After lunch, we took a journey that I don't expect the reader to replicate (at least not without an equally knowledgeable hike leader, and I had the best), but include it anyway for reference.  The best way for a newbie to experience Hanging Rock is via an out-and-back. We returned to the road and headed south for a time until we passed the private property. We bushwhacked through the forest to the Potts Arm Trail, which sits on a ridgetop and heads back towards our trailhead. Portions of the Potts Arm Trail no longer exist on "official" maps because its western terminus takes the trail through the private property we saw on the road. I assume that the Forest Service sold off land and cut off the trail (if so, why can't they keep an easement for the trail, at a minimum?).

After enjoying Hanging Rock, we continued on the Potts Mountain Road past private property,
and then bushwacked back around to the Potts Arm Trail.

Towards the end of our bushwhack, we crossed under a power line cut, which gave us a great view to the east.
We hiked east on the Potts Arm Trail approximately 4.2 miles until it ended at a Forest Service Road. It traveled through a wonderful and remote section of forest, located between the Shawver's Run Wilderness and the Barbours Creek Wilderness. The hike leader peeled off early to grab his truck, and, when we reached the end of the trail, he shuttled the other drivers back to the parking lot while the hikers waited at trail's end. I doubt I would have ever hiked the Potts Arm Trail without the hike leader's guidance, and I am grateful for the opportunity to experience it.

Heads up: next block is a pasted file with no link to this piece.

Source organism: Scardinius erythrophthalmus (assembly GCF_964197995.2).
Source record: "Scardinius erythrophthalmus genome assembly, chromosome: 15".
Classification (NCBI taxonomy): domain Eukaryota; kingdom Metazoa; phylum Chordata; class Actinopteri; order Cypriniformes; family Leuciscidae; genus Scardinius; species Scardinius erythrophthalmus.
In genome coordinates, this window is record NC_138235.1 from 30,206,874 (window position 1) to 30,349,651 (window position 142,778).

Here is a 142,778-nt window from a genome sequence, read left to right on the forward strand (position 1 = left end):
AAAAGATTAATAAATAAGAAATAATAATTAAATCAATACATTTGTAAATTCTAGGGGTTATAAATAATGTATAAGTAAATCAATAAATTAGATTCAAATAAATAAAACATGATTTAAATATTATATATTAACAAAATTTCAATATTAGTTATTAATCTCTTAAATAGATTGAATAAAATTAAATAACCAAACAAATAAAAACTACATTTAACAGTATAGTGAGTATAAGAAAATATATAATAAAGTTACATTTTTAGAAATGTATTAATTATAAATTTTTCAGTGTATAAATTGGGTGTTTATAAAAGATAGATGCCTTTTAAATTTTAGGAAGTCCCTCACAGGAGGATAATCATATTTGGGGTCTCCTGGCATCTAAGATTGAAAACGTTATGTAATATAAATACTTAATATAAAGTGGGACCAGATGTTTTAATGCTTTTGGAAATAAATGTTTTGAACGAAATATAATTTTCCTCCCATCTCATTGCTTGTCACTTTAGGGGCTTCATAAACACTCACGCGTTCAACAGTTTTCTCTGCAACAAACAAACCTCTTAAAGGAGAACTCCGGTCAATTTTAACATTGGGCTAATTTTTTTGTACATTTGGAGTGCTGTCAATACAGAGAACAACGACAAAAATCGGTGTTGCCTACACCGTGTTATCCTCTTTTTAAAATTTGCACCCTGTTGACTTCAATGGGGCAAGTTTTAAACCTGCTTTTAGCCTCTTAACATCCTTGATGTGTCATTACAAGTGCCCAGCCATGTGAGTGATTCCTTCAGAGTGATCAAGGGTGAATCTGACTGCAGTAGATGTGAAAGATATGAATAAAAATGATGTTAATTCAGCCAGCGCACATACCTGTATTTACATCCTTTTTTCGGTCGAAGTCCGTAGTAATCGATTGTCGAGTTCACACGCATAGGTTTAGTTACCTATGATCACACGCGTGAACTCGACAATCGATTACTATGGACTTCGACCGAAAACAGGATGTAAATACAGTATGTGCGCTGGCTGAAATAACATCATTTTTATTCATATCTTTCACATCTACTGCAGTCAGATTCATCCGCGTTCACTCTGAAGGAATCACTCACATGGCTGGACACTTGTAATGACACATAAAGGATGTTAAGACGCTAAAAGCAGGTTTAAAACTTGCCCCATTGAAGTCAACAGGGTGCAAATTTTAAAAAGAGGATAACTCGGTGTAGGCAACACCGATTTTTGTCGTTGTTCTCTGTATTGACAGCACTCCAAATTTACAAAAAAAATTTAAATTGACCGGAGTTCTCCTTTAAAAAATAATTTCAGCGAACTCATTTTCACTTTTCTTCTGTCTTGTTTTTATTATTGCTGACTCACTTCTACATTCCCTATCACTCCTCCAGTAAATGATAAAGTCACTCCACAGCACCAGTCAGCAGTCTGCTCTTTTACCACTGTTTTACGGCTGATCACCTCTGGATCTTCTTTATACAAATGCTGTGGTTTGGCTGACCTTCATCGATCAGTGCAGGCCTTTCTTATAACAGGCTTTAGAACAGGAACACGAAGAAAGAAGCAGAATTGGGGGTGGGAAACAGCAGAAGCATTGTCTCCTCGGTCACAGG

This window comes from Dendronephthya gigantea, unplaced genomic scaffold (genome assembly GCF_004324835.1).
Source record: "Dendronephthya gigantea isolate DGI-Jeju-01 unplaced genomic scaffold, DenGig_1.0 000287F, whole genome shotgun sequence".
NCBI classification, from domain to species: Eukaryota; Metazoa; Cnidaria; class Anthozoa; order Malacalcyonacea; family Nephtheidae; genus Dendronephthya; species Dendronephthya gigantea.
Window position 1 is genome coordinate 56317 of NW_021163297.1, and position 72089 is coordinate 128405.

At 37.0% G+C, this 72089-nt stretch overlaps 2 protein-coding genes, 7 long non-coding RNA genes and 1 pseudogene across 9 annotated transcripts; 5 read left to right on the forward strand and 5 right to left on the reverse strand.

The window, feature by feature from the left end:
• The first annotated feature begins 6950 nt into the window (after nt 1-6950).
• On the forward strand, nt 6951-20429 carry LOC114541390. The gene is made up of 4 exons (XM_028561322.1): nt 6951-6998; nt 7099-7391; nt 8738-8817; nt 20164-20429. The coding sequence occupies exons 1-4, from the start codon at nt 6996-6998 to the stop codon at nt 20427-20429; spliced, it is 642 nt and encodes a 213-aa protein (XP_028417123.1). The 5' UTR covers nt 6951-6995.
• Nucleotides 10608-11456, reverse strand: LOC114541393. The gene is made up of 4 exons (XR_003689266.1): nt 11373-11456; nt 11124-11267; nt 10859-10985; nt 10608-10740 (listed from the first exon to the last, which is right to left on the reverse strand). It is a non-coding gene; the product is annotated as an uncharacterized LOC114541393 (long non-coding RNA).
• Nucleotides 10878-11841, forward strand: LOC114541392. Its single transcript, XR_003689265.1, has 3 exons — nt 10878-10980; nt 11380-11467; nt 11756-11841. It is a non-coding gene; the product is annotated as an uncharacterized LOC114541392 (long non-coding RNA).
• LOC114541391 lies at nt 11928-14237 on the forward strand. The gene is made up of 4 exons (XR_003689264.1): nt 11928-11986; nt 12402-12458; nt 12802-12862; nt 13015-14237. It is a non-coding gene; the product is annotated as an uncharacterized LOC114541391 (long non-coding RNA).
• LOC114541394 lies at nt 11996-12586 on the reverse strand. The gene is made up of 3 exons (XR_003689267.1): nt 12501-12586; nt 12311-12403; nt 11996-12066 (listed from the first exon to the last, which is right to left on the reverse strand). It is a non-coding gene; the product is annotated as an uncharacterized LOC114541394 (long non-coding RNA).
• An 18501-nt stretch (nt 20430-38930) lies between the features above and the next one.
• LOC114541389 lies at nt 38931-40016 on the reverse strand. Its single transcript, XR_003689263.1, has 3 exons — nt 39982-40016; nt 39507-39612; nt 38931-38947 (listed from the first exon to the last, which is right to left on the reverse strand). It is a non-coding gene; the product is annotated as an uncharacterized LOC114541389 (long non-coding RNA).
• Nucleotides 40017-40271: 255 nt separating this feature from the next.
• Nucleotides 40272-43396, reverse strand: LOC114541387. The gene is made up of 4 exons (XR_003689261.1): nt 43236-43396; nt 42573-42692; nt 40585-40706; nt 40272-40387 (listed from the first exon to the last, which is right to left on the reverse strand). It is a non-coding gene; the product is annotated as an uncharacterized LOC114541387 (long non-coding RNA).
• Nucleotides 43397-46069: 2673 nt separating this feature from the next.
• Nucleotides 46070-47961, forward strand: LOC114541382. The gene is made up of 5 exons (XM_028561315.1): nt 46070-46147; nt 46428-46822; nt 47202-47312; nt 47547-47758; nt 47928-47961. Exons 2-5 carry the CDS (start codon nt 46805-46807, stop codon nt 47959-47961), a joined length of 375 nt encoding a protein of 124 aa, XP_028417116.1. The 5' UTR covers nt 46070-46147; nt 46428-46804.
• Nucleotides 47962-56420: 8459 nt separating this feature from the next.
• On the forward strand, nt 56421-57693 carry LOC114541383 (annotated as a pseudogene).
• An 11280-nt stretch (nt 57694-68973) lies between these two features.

The Potts Arm Trail was easy to follow, with a couple of minor exceptions.

Near the end of the Potts Arm Trail, the route crossed the Cove Branch
of Barbours Creek on this bridge.

Trailhead Directions: This is a really remote trailhead - in fact, I don't think there are more than a handful of trailheads in the George Washington National Forest that can match it.

From Charlottesville, I took I-81 south to Exit 156 north of Daleville and south of Buchanan, 100 miles from Charlottesville.  At Exit 156, I traveled west 3.2 miles until I came to U.S. 220.  After taking U.S. 220 north only 1.5 miles, I turned west again (left) on Herndon Street, immediately after the Dollar General store.  This is Rt. 606, and I took this west over a mountain ridge 11.3 miles to a T Intersection at Rt. 615.  After a left onto 615, I drove only 1.5 miles until I turned right onto Rt. 611 at the Cross Roads Church.  I took 611 west for 4.5 miles, and just after crossing Barbours Creek I took a right on Rt. 617 and drove north for 2.3 miles until I took FR 176 shown on the map above.  I followed FR 176 for 3.6 miles until it split, and I took the left branch another 1.1 miles to the parking area.  The last portion of the trip was on rough roads, and the final 4.7 miles took nearly 25 minutes to drive.  Total distance from Charlottesville was 129 miles, and total drive time was 2.5 hours.  (I returned heading north to I-64 at Low Moor, and traveled 135 miles in just over 3 hours.)